Wednesday, May 13, 2009

The Stoning of Soraya M.

Carl M. Cannon of Politics Daily reviews the movie "The Stoning of Soraya M."

Based on a true story, the film relates a grisly execution of an "inconvenient wife." Under the Sharia, which this event takes place, victims are often punished with little or no evidence - just the accusations of another. In this case, Soraya M. was accused of infidelity by her husband.

Only an Islamic court would give so much weight to a man's testimony that it would brutally stone a woman to death.

In the review, Cannon makes a point on the dangers of encroaching Islam:

In the anarchic days of the Iranian Revolution, Ghorban-Ali had found work as a prison guard in a neighboring town. There, he met a 14-year-old girl whom he wanted to marry. Polygamy was encouraged in Ayatollah Khomeini's Iran, but Ghorban-Ali didn't want to support two families, and did not desire to return his wife's dowry. How to rid himself of his "old" wife? That was the easy part. Accuse her of infidelity. No matter that her husband had not actually seen anything untoward, or that Soraya was completely innocent, or that her husband's cynical accusations were only backed up by his cousin, who as it turned out had been coerced into concurring with the vaguest of accusations: a smile here, a brushed hand there.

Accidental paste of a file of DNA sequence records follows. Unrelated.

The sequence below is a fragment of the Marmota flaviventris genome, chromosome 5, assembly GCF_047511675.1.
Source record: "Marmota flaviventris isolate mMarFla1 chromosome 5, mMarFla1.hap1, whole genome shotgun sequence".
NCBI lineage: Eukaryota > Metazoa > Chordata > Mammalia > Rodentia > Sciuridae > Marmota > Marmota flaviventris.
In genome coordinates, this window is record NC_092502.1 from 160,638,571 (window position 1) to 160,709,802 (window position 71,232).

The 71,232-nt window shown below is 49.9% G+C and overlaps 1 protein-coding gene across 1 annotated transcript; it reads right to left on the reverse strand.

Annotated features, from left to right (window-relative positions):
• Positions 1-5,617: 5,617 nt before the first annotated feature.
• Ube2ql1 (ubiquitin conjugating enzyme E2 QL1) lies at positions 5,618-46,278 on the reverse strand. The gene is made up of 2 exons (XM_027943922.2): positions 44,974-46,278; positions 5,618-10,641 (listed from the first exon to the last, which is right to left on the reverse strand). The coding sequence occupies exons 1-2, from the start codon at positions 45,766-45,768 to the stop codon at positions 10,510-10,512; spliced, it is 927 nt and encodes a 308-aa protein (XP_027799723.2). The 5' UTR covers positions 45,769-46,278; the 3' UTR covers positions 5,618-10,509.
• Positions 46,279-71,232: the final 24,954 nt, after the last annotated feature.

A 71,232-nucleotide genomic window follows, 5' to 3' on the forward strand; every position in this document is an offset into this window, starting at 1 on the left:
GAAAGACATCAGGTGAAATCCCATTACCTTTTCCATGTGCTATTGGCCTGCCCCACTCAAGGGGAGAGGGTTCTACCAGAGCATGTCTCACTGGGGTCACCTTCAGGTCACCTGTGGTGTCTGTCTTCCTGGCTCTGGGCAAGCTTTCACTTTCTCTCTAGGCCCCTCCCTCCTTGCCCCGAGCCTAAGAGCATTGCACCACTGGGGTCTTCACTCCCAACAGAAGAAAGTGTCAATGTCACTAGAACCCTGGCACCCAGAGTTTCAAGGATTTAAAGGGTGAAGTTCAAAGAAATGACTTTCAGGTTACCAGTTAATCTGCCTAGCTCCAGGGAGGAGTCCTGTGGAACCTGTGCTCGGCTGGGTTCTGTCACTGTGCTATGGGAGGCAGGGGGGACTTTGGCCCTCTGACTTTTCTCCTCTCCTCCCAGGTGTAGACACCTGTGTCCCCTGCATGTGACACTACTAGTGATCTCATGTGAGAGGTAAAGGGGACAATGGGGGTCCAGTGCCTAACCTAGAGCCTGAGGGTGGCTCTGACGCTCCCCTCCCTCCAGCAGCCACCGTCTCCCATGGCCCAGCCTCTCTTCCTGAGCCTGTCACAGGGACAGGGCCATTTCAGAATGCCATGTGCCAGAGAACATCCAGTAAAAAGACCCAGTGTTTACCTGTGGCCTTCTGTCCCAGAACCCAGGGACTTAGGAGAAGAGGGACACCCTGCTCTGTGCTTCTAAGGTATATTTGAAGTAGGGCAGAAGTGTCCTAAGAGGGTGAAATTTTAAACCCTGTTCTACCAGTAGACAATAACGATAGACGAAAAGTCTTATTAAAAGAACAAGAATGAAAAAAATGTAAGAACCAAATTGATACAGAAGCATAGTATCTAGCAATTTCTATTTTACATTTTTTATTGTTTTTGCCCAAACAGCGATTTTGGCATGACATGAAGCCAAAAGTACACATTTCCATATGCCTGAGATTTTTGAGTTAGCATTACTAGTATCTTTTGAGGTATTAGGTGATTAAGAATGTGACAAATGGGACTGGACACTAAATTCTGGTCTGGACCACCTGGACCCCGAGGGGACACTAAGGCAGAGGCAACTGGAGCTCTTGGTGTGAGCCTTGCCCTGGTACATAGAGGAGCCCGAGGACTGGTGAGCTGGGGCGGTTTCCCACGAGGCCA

What court of law would find someone guilty on such flimsy evidence? A "sharia" court is the answer. And so Soraya was convicted. The sentence was death-death by stoning.


I do not know, as I told one of this movie's financial backers, whether Americans will sit through a film this sad and grisly. I only know that they should. It has been said many times since 9/11 that we are in a war of ideas -- and a shooting war as well -- with men who are confident that one day all the world will be governed by this kind of law. It would not be a world worth inhabiting. I am haunted by Soroya and her sisters.

Please, go see this movie. Its message is too important to ignore.

(Hat Tip: The Jawa Report)
(Cross-posted at

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